Kathryn Lofton argues that “Oprah is a way to survive the secular.” This is a brilliant, keen, insightful, clever, and ultimately illuminating encapsulation of Lofton’s book-length exploration of Oprah (as opposed to “Oprah”). Watching Oprah through Lofton’s expert lens tells us much more about religion, consumerism, and individual choice than one might expect, not least because surviving the secular is what most of us are trying to do.
Those who call themselves “religious” are the most obvious examples. Both Evangelical Christians, who often see themselves as beleaguered or oppressed by secular culture, and Hasidic Jews, who cordon themselves off from English and American culture by creating Yiddish-speaking enclaves in Brooklyn, do this. For these communities, secularism is a constant threat, couched at the door of their churches, synagogues, schools, and communities. With overly sexualized television programs and other entertainments that pander to people’s base desires, secular culture is waiting to pounce on unsuspecting religious folks and drag them down into its amoral maw.
Yet, similarly, those keen on calling themselves secular are engaged in a parallel pursuit: trying to survive, create, or discover meaning in the wakes of disenchantment and rationalism. This kind of survival is never easy; one cannot simply look toward a book or a code or a personal relationship with the divine for guidance or meaning. Questions about human existence cannot be easily deferred to the divine, and engaging them existentially can be taxing even for secularism’s most ardent affiliates. Secular life, despite its roots in the rationalism and logic of the Enlightenment, remains awfully murky to navigate.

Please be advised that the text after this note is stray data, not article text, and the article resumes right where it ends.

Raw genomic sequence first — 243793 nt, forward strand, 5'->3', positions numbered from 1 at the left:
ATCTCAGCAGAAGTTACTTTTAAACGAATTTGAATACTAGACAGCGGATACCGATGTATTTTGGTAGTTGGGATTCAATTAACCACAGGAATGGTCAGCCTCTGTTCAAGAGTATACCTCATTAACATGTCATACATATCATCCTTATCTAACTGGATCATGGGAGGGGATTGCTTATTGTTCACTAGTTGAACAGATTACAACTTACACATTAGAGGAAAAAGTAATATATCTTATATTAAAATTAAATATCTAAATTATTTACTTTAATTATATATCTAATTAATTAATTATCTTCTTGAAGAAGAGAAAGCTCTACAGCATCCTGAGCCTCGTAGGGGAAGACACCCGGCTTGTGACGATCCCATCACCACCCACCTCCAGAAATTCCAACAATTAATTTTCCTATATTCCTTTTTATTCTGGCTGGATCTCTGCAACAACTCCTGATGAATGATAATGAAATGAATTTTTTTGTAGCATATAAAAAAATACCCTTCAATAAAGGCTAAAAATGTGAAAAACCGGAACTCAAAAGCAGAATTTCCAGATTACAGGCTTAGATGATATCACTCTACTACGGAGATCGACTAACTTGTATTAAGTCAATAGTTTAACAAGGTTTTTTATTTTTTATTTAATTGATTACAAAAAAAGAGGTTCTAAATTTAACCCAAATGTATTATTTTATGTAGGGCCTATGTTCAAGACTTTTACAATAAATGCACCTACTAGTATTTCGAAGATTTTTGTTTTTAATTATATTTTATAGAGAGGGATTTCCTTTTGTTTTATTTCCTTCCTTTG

And then, of course, there are those who call themselves “spiritual but not religious,” “traditional but not religious,” or “spiritual seekers.” These account for the 44 percent of Americans who identify with faith traditions that are different from those into which they were born, whom the Pew Research Center cleverly called America’s “faithful unfaithful.” Americans are notoriously choosy, and in recent decades religion has become another of the many options people pursue in search of a richer, more meaningful life.
Whether you see “the secular” as a threat or a refuge, an option or an impulse, we are all trying to survive it, and one could argue that religious folks are trying to survive the secular far more ardently than secular folks are trying to survive the religious (at least in the United States). Of course, most of us fall somewhere in between—looking for and cobbling together meaning in and around the edges of religious and secular schools of thought and belief. Yet, for all of the boundary marking and making, secular and religious are not mutually exclusive; they are mutually constitutive.
And that’s where Lofton (along with an audience of millions) finds Oprah: at the intersection of religious and secular, in between spiritual and material, personal and communal, ritual and improvisational. And it is a brilliant discovery.